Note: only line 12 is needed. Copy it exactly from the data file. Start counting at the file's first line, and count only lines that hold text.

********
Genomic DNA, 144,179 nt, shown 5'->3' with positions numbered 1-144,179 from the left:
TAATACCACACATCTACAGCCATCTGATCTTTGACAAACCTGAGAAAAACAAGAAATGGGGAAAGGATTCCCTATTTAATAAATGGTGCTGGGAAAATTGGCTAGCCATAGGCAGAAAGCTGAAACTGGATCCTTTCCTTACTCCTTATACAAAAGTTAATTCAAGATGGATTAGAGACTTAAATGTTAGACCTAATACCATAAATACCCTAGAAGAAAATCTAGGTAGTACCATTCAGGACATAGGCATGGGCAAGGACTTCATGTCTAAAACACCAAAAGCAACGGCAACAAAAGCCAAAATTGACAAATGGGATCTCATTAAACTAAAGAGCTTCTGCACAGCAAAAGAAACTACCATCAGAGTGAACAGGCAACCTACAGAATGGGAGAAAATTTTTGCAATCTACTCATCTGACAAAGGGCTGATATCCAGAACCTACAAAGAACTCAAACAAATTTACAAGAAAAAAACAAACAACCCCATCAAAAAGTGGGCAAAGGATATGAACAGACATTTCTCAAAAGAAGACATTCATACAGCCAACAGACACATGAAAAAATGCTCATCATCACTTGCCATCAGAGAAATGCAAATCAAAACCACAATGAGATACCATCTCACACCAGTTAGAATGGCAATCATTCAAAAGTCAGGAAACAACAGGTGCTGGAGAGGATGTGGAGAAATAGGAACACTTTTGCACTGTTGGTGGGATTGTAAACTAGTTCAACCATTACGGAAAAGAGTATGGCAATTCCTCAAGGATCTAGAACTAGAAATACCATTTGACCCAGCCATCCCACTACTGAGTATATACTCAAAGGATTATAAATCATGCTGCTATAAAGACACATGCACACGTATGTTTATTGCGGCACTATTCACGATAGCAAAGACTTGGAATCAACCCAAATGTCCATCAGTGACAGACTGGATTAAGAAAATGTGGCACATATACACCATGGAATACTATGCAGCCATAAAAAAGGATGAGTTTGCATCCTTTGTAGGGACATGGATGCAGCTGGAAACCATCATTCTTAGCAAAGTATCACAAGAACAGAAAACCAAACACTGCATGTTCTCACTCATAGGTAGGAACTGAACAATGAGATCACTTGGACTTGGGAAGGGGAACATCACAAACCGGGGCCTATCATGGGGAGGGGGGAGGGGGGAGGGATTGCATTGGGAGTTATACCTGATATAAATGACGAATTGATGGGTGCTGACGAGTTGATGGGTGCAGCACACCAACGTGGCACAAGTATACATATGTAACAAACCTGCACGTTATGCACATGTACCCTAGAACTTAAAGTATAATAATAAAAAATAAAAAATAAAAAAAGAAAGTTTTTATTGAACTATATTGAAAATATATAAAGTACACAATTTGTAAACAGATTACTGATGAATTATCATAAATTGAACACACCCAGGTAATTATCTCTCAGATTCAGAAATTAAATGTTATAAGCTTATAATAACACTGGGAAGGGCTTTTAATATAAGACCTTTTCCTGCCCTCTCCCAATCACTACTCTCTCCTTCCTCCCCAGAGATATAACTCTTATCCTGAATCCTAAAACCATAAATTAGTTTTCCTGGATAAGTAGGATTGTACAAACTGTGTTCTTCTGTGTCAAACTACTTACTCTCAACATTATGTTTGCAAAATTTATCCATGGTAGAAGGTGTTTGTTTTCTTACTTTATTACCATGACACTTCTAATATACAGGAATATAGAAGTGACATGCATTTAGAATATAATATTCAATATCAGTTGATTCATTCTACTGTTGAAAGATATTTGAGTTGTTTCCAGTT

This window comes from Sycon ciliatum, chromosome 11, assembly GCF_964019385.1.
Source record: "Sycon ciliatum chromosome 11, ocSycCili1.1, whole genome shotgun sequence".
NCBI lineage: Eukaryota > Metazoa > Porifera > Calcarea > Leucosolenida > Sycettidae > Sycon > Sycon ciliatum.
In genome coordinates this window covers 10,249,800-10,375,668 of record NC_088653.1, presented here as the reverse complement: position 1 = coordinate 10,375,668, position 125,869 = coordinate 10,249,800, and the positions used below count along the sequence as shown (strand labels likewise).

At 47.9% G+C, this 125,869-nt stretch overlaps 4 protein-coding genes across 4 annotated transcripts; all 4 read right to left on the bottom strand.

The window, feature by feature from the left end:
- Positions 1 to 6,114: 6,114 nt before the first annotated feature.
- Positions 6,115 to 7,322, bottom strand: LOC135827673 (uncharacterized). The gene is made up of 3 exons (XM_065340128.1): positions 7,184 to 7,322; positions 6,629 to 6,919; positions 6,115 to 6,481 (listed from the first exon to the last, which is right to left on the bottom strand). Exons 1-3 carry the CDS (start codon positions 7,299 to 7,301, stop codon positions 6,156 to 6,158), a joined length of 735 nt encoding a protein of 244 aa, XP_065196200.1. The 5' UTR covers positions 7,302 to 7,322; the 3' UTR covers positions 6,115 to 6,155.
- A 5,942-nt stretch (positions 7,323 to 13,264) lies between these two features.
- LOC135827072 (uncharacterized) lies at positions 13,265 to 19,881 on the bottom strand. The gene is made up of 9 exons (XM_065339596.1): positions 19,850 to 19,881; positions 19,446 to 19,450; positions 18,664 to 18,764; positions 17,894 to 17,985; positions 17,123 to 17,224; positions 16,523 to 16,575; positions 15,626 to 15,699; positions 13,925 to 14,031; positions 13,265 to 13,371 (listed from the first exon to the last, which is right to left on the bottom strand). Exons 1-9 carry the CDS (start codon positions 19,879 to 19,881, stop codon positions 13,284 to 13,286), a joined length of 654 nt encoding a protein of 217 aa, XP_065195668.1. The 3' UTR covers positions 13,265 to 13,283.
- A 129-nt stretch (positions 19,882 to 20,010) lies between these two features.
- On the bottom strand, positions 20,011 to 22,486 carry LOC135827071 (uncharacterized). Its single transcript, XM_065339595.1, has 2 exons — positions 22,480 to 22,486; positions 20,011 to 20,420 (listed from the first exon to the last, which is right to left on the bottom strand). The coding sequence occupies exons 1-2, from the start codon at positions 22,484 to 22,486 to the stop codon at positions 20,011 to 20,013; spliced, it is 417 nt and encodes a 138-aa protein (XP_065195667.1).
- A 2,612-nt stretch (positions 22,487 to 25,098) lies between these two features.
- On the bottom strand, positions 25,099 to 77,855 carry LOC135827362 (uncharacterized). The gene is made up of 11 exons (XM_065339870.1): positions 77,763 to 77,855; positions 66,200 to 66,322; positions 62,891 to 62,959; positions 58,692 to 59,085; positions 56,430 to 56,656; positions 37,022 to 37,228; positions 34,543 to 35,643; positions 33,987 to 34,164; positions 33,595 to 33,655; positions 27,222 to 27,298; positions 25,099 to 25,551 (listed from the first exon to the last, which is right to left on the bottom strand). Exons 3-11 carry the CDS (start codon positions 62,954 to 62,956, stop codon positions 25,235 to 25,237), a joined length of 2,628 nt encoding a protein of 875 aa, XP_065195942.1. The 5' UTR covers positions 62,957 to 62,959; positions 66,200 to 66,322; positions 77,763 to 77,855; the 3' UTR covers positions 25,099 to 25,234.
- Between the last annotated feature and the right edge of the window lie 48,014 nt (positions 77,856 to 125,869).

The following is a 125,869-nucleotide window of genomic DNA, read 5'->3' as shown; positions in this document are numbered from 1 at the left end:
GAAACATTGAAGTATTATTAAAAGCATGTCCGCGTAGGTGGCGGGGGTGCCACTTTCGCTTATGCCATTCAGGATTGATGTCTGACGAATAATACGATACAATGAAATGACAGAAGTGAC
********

- LOC135827072 (uncharacterized) lies at positions 13,265 to 19,881 on the bottom strand. The gene is made up of 9 exons (XM_065339596.1): positions 19,850 to 19,881; positions 19,446 to 19,450; positions 18,664 to 18,764; positions 17,894 to 17,985; positions 17,123 to 17,224; positions 16,523 to 16,575; positions 15,626 to 15,699; positions 13,925 to 14,031; positions 13,265 to 13,371 (listed from the first exon to the last, which is right to left on the bottom strand). Exons 1-9 carry the CDS (start codon positions 19,879 to 19,881, stop codon positions 13,284 to 13,286), a joined length of 654 nt encoding a protein of 217 aa, XP_065195668.1. The 3' UTR covers positions 13,265 to 13,283.